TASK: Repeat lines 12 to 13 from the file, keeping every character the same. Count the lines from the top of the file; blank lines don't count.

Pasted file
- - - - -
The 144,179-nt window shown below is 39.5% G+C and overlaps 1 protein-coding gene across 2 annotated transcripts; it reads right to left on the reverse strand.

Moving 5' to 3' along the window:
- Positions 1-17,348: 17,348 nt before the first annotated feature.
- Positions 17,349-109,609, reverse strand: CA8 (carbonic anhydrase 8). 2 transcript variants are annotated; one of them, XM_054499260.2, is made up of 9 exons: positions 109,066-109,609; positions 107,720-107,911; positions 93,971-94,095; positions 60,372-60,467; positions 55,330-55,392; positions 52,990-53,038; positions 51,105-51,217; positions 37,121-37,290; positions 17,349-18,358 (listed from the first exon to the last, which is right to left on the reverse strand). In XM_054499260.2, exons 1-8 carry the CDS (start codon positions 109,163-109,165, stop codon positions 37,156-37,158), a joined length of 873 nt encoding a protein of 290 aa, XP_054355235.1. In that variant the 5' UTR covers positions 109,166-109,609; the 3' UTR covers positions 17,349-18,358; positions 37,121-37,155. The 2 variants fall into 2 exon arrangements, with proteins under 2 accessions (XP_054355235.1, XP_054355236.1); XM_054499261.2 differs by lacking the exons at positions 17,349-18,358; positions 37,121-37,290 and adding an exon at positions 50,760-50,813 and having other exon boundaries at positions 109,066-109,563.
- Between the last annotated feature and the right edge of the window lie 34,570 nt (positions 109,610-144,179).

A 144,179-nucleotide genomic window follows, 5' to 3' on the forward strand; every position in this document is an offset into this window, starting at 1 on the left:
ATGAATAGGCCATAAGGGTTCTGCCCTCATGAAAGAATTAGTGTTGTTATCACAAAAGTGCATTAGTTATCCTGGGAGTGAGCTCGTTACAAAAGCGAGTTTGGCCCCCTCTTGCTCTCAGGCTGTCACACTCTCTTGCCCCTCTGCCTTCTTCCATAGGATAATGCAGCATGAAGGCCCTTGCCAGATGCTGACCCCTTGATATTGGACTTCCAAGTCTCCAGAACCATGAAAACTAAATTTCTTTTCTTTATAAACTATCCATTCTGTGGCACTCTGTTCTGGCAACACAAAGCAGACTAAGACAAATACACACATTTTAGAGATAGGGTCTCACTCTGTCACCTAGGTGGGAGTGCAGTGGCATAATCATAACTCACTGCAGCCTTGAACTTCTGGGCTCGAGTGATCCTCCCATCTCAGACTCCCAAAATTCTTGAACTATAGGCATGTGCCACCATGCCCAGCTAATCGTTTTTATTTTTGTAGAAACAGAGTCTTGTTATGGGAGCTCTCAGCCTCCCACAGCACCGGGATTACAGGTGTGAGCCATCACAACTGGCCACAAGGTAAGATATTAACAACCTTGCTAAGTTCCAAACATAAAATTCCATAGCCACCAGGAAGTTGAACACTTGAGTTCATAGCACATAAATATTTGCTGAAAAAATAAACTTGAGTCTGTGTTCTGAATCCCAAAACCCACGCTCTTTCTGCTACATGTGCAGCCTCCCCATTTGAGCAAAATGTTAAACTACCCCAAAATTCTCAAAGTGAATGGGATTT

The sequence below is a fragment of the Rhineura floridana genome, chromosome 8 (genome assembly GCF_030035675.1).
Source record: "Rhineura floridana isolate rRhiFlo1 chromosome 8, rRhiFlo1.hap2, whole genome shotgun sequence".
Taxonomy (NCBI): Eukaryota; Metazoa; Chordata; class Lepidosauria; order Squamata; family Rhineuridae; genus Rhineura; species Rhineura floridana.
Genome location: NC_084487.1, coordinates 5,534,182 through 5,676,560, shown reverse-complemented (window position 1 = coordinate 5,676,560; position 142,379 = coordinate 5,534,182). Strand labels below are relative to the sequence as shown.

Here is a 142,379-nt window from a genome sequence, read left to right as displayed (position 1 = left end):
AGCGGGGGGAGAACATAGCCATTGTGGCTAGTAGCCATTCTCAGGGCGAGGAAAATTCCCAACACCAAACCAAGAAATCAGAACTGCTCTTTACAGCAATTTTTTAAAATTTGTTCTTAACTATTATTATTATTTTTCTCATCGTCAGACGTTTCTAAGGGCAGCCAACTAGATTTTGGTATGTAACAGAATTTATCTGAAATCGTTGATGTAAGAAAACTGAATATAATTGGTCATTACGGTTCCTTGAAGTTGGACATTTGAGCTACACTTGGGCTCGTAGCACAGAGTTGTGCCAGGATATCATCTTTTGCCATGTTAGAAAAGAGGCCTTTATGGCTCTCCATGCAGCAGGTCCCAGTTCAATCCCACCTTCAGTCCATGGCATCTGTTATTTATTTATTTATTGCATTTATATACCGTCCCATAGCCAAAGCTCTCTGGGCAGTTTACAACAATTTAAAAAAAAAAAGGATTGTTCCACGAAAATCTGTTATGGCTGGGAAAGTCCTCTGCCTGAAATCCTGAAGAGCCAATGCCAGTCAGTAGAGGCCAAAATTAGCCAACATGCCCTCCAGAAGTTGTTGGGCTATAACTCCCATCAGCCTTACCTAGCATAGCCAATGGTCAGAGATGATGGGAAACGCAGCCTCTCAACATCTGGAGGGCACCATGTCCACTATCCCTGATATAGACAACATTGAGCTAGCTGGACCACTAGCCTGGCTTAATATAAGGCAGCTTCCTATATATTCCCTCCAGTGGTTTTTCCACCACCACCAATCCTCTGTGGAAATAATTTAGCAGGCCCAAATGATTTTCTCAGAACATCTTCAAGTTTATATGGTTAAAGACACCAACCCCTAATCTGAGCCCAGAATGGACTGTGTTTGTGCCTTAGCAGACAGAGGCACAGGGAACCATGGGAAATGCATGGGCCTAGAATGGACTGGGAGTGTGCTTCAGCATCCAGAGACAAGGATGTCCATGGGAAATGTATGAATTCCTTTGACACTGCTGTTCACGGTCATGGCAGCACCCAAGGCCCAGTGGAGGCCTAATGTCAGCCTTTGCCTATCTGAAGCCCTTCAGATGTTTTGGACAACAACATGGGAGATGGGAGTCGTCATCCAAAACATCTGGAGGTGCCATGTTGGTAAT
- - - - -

Here is a 142,379-nt window from a genome sequence, read left to right as displayed (position 1 = left end):
AGCGGGGGGAGAACATAGCCATTGTGGCTAGTAGCCATTCTCAGGGCGAGGAAAATTCCCAACACCAAACCAAGAAATCAGAACTGCTCTTTACAGCAATTTTTTAAAATTTGTTCTTAACTATTATTATTATTTTTCTCATCGTCAGACGTTTCTAAGGGCAGCCAACTAGATTTTGGTATGTAACAGAATTTATCTGAAATCGTTGATGTAAGAAAACTGAATATAATTGGTCATTACGGTTCCTTGAAGTTGGACATTTGAGCTACACTTGGGCTCGTAGCACAGAGTTGTGCCAGGATATCATCTTTTGCCATGTTAGAAAAGAGGCCTTTATGGCTCTCCATGCAGCAGGTCCCAGTTCAATCCCACCTTCAGTCCATGGCATCTGTTATTTATTTATTTATTGCATTTATATACCGTCCCATAGCCAAAGCTCTCTGGGCAGTTTACAACAATTTAAAAAAAAAAAGGATTGTTCCACGAAAATCTGTTATGGCTGGGAAAGTCCTCTGCCTGAAATCCTGAAGAGCCAATGCCAGTCAGTAGAGGCCAAAATTAGCCAACATGCCCTCCAGAAGTTGTTGGGCTATAACTCCCATCAGCCTTACCTAGCATAGCCAATGGTCAGAGATGATGGGAAACGCAGCCTCTCAACATCTGGAGGGCACCATGTCCACTATCCCTGATATAGACAACATTGAGCTAGCTGGACCACTAGCCTGGCTTAATATAAGGCAGCTTCCTATATATTCCCTCCAGTGGTTTTTCCACCACCACCAATCCTCTGTGGAAATAATTTAGCAGGCCCAAATGATTTTCTCAGAACATCTTCAAGTTTATATGGTTAAAGACACCAACCCCTAATCTGAGCCCAGAATGGACTGTGTTTGTGCCTTAGCAGACAGAGGCACAGGGAACCATGGGAAATGCATGGGCCTAGAATGGACTGGGAGTGTGCTTCAGCATCCAGAGACAAGGATGTCCATGGGAAATGTATGAATTCCTTTGACACTGCTGTTCACGGTCATGGCAGCACCCAAGGCCCAGTGGAGGCCTAATGTCAGCCTTTGCCTATCTGAAGCCCTTCAGATGTTTTGGACAACAACATGGGAGATGGGAGTCGTCATCCAAAACATCTGGAGGTGCCATGTTGGTAAT